(Check out my previous Ralph Bakshi feature review here: Coonskin)
After the completion of his third animated feature (released in 1975), Ralph Bakshi jumped immediately into another project called Hey Good Lookin’. Like his three previous films, it was about life in the city and dealt with many of the same themes of his early work. The film premiered at a few festivals, but Bakshi could find no one to release the film theatrically, and as such, it whiled away in obscurity for the next seven years and the production company’s who funded it wouldn’t see any return on investment for quite some time.
Somehow, despite Bakshi’s last theatrical release (Coonskin) being a controversial picture that consequently didn’t run in many theaters and made a fraction of its budget back, and his most recent picture being unreleased, he still managed to secure funding for a new picture through Fox. However, this small miracle of funding probably wouldn’t have been possible if Bakshi had set his sights on another street picture with controversial political content and another X or R rating. This time around Bakshi ensured his film could receive financing by changing his focus to the fantasy genre, stripping away much of the political and sexual content that had become a staple of a Bakshi Animation, and setting his sights for a PG rating (the most family friendly rating he had ever received).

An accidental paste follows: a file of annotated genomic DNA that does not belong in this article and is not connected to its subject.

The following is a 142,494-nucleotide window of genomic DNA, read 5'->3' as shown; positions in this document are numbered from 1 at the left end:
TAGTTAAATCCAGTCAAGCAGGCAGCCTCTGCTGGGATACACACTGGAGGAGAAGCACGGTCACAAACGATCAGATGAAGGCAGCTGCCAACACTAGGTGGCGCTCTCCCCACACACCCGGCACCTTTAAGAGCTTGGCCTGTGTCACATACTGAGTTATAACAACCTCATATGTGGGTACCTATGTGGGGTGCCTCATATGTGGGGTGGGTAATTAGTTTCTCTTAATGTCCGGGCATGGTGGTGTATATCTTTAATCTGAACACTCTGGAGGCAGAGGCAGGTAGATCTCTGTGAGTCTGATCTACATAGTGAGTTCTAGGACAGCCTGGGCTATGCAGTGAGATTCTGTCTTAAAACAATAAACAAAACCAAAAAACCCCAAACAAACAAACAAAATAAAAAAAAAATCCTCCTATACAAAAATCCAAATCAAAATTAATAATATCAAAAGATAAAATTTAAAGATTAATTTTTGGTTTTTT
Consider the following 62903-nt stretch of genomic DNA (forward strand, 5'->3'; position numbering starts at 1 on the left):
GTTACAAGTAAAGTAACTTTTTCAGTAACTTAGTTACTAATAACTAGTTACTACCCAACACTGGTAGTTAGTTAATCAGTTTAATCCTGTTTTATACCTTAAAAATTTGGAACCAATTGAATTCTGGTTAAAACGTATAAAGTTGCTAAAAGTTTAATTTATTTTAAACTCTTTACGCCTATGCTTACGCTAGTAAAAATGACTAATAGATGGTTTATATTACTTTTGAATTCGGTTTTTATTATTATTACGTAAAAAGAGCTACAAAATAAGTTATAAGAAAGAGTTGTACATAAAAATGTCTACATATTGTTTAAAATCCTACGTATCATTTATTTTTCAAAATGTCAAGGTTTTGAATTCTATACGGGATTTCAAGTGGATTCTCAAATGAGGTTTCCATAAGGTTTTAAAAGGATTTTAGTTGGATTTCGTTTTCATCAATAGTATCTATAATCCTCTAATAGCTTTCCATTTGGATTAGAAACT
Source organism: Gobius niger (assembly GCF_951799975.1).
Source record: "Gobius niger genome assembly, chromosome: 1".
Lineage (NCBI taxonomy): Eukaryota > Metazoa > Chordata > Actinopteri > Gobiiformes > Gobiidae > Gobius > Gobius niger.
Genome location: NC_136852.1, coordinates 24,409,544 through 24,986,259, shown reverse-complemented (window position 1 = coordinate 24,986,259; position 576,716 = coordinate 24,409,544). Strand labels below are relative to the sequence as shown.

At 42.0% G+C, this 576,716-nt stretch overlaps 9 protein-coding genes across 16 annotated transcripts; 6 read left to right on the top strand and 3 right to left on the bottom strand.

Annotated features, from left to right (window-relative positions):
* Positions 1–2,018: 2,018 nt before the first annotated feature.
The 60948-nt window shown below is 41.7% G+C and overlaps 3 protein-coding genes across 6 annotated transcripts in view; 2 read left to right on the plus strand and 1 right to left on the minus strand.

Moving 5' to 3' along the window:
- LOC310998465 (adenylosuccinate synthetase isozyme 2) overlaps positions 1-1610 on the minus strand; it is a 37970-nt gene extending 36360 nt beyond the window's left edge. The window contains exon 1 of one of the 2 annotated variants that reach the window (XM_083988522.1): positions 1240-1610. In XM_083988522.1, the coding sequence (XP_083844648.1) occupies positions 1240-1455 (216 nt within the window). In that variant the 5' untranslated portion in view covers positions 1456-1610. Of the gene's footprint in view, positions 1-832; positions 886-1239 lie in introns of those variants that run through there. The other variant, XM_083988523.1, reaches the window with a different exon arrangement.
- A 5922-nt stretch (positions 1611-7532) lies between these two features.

The film is a vast sci-fi fantasy epic set in a post-apocalyptic landscape millions of the years into the future after an atomic war. Since the event, technology was outlawed across the planet and as a result, magic has reappeared and relative peace prevails despite the existence of mutated demon-like human beings with an evil instinct living in the wastes not far from the more civilized elf-like, fairy-like and dwarf-like mutated humans. But one day a miraculous event occurs and a pair of magical twins are born to the Queen of the elf-lands: one of which is good and affable and uses the power of white magics, while his brother is mutated, antisocial, sociopathic (he tortures small animals in his youth), and relishes in the learning of black magic at any opportunity he gets. When their mother dies, the two battle for domination and the good wizard wins and banishes his brother to the wastes where for the next three thousand years he continues to learn the black arts, subjugates the demon-like irradiated mutants, and collects as many artifacts of the Earth’s technological past as possible.